Readers React: City Hall should stop acting shocked that a trash-hauling monopoly has failed
To the editor: If Los Angeles City Councilman Paul Koretz “never would have envisioned” the RecycLA program going so poorly, and if his colleague Mitch O’Farrell believes he was sold a “bill of goods,” they should not be council members. For that matter, any other officials who thought this anti-competitive disaster was a good idea should give up on their fantasy. (“Can L.A.'s garbage-hauling monopoly RecycLA be saved? Better start working on Plan B,” editorial, Feb. 8)
Give me one example of a monopoly that has resulted in better service for the customer. The council’s belief that dividing the city into exclusive areas and awarding the trash-hauling contract to a single company with the idea that there would be better service and fewer trash trucks roaming around is a joke.
I live on a street of apartments and condos. These buildings used to be served by half a dozen different companies, so one would think there are now significantly fewer truck trips. Not so. On any given day, the company’s trucks come down this street several times. Sometimes they stop, sit and idle for a while, and other times the drivers actually pick up trash, but trucks still make multiple trips down the block.
The Times Editorial Board is correct in calling this a “flawed monopoly system,” and I expect our leaders to do something about it besides acting shocked.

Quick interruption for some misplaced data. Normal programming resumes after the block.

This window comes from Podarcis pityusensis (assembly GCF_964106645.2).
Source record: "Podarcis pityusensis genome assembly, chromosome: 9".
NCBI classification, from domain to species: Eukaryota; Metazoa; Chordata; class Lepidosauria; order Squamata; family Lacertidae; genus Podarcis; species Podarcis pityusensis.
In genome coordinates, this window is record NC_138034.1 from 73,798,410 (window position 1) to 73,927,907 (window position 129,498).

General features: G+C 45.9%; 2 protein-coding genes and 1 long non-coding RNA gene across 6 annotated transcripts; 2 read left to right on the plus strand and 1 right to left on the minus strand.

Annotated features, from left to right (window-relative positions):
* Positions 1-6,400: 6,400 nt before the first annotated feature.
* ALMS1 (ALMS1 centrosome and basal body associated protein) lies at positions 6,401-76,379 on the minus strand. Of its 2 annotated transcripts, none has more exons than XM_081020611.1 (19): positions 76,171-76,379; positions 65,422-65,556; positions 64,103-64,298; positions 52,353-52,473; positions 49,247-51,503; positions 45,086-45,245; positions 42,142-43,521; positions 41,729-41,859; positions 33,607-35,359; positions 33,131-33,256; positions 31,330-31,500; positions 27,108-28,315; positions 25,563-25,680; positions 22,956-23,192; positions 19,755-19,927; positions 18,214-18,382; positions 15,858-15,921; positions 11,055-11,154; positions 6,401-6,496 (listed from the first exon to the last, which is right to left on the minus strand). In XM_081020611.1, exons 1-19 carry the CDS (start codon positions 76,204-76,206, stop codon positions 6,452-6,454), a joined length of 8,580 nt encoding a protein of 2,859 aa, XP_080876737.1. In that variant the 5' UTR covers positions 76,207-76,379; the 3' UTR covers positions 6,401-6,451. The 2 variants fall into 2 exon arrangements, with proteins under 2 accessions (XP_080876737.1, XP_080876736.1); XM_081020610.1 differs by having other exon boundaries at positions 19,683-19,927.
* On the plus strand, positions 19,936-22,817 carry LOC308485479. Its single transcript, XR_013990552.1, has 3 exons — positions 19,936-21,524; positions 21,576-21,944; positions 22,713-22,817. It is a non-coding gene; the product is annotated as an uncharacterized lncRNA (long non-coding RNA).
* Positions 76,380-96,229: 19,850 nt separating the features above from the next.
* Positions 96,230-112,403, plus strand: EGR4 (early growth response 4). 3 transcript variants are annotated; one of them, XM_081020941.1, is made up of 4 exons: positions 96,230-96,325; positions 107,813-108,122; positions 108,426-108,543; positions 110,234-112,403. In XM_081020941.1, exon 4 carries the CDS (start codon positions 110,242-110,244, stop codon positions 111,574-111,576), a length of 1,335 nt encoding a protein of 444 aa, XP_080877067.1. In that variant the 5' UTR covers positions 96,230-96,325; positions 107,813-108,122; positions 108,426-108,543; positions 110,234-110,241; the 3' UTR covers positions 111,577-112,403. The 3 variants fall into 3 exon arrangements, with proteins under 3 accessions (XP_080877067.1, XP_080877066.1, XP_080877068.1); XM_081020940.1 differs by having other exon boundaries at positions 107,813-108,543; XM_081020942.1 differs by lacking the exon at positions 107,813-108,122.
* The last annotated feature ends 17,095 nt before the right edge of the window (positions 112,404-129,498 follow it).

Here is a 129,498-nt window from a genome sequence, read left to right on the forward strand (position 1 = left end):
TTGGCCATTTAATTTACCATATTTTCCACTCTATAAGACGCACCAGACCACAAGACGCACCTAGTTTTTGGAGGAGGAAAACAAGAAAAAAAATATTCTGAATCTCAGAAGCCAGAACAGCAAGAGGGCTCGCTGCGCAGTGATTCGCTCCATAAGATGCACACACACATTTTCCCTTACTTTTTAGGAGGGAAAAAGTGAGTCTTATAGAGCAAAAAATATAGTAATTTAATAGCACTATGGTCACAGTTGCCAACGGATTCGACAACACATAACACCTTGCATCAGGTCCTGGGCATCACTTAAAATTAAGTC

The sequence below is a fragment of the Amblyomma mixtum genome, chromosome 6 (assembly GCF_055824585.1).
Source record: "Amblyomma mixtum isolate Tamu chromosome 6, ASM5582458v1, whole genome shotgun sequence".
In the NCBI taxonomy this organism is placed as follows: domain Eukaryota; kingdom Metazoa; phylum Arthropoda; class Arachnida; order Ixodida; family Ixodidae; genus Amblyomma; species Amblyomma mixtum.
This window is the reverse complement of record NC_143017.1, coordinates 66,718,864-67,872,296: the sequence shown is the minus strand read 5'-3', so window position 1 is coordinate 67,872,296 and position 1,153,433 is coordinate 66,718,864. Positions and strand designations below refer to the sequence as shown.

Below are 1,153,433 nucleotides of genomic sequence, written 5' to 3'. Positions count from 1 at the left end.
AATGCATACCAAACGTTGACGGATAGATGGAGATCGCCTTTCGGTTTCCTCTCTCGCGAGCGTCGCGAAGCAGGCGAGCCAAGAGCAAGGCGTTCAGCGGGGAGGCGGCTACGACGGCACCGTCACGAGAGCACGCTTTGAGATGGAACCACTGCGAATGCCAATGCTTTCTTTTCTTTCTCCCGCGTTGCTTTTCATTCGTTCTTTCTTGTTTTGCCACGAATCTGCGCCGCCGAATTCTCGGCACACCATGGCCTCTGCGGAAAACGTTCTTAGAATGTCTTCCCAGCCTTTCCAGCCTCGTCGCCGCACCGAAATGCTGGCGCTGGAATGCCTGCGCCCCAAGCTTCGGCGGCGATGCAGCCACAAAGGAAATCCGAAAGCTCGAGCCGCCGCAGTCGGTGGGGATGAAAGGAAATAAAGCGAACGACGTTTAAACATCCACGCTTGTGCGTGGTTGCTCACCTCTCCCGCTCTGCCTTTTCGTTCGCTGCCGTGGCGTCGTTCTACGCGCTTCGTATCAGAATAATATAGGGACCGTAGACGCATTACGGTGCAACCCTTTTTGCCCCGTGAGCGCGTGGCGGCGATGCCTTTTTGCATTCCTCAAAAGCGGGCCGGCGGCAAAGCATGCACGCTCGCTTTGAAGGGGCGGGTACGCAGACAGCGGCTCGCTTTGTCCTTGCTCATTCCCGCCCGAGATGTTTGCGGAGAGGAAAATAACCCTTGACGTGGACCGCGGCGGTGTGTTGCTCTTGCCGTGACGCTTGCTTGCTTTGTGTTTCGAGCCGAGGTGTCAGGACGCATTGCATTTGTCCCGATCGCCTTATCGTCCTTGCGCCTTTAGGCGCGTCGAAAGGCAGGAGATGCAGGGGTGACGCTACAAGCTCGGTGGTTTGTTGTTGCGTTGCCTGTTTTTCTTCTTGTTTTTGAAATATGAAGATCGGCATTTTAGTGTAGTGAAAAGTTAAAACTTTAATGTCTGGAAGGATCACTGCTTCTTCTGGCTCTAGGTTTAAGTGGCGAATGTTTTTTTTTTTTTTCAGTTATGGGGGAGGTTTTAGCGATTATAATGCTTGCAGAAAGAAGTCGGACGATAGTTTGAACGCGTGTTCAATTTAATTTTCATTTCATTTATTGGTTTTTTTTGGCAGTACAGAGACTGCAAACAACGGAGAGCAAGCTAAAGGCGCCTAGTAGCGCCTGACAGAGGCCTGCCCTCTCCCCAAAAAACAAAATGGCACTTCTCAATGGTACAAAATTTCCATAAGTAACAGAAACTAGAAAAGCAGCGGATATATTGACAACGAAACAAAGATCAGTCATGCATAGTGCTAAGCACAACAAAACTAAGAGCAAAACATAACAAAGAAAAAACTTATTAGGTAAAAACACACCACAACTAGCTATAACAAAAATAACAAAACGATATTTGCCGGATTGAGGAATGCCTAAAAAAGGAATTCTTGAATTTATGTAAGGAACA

Robert Moffie, Studio City
To the editor: It was wrong for the City Council to think it had the right to take away a private business entity’s ability to choose which company it hires for any service, including trash hauling.
In the case of my condominium complex, we were forced to contract with a company we fired several years ago because of bad service — and now we pay more than double what we did before RecycLA was put into place.
Trash and recycling companies are private businesses, and trying to treat them like utilities is nonsensical and wrong. We should be able to hire any company that we feel can offer the best service at the best price, just as with any other private business.
As the director of my condominium homeowners association, I can tell you that if the City Council wanted to raise money for recycling, we would have preferred just to pay some sort of tax and still be allowed to choose — and supervise — the company that provides the important service of trash hauling.
David Gershenson, Los Angeles
To the editor: Our City Council broke a perfectly good system for trash hauling in Los Angeles. It was warned by business owners, apartment owners and the city’s budget analyst, and still it persisted.
Our leaders broke it — so now they must fix it.
Mindy Taylor-Ross, Venice
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